| Last updatedВ 9:26 AM ,В September 18 2020 GMT+1

Earlier this week, in the middle of a particularly bleak day of feeling totally drained, I wondered why – out of everything that’s happened since March – it was now that I felt the most sh**tty?

Over the last couple of weeks, all I’ve wanted to do is sleep more, I’m struggling to find the energy to complete the smallest of tasks, and motivation to exercise and socialise is completely AWOL. I can’t even keep on top of texting people back.

I feel completely burnt out, but I’ve barely done anything.

If you’re feeling burnt out, there’s a reason why (Credit: Unsplash)

In a quest to find out why, I did a quick poll of friends and family and – surprise, surprise – I found the large majority felt the same.

“I feel so drained, but I just don’t know why. I just feel like I can’t be bothered to do anything,” said one friend.

Another agreed: “I feel like I put all my energy into getting through these last six months, with the prospect that if we pulled together and cracked on, this would all be over by now. Or at least it would feel much better. Now it’s not – in fact – it looks like we’re going back into it somewhat.”

It seems like we’ve all put so much emotional energy into simply surviving 2020 that to put it bluntly, we’re exhausted.

But as TV psychologist Emma Kenny explained when I spoke to her this week, “that’s okay – and normal”.

It’s normal to feel like this, Emma tells me (Credit: Pexels)

“There’s an area of your brain called the prefrontal cortex which is for high functioning thinking, but the one thing it struggles with is any kind of anxiety or stress which is meant to be momentary,” she told Tyla.

“So, your prefrontal cortex gets impaired by the stress [. ] which leaves you feeling anxious, overwhelmed, exhausted and lethargic. And when it’s consistently impaired, it makes you feel like you’re out of sorts.

“On top of that I think we’re all missing home – whether that’s being surrounded by the people we love but also the streets we recognise, the cities we love, our normality.”

For as long as I can remember, I’ve always seen September as being a fresh start, a new season. Growing up, it marked the new school year, full of new experiences and challenges. Buying a new pencil case felt as good then as buying a new winter coat does now. Added to that, it’s the beginning of the run up to Christmas (aka the best time of year).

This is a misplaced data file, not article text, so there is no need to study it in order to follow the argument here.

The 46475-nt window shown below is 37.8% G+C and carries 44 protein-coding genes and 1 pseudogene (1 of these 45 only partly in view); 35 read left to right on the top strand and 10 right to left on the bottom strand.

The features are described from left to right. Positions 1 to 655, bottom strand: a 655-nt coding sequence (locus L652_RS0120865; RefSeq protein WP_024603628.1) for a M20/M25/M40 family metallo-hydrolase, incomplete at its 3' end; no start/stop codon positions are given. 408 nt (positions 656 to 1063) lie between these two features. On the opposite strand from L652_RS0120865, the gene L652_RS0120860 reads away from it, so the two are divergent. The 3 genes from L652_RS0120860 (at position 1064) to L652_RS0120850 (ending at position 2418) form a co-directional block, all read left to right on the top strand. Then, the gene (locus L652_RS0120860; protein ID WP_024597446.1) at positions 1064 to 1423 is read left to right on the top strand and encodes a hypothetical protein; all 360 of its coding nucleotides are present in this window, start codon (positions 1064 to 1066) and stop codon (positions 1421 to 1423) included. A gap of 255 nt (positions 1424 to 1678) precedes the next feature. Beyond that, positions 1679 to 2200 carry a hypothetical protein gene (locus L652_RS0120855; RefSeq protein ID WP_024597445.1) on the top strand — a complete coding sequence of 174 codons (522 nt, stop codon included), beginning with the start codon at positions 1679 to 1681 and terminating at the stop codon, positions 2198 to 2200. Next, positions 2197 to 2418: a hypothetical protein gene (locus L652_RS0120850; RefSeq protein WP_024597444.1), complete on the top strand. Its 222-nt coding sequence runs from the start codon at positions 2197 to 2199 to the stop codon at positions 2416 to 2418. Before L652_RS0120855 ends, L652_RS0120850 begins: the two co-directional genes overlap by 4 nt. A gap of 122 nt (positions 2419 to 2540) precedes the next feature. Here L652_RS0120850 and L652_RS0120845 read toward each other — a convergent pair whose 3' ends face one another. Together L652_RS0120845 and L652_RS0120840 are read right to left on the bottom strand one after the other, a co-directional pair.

There’s something about September; it just feels good.

September usually feels like a fresh start (Credit: Unsplash)

But this year is markedly different. With the novelty of working from home wearing off, the prospect of a Christmas spent playing charades over Zoom and the – dare I even say it – idea that this could continue on into next year, this month doesn’t feel like a fresh start at all.

In fact, it feels like the beginning of another uphill battle, one we’ve collectively endured far too much of this year. But Emma explains there are things we can do to move out of this mindset.

“It’s completely rational to not want to go through this again,” she told Tyla. “People are feeling like they don’t have the emotional capacity to manage it and I think there’s a recognition of trying to protect our futures, the economy, and get back to some normality.

“However, you never think you can achieve something until you’ve gone through it, it’s just the way we are. We always have this anticipation fear. It might not be nice but you will survive. The main thing is to focus on the every day things you can control.

We’re in a new season, but it doesn’t feel like a fresh start (Credit: Unsplash)

“Don’t think about the long-term problem, think about the short term solution which is having power over your individual day. How can you take the small wins? For example, the things you can be grateful for, the people you can spend time with, the food you enjoy, they are really important.

“Even though things might change for a period of time, in the end it will return to normal. And the other thing is, sometimes I think in the midst of chaos, we create the most change and growth. There’s a lot of positives you can take.”

For now, I’m focussing on the one thing that always cheers me up – hunting down a new winter coat and dreaming about my first pumpkin spice latte of the year (coming to Starbucks next week FYI).

If you, or someone you know would like help or support for mental health issues, please visit mental health charity Mind’s website here or get in touch with the Samaritans here.

How to find motivation when you're totally burnt out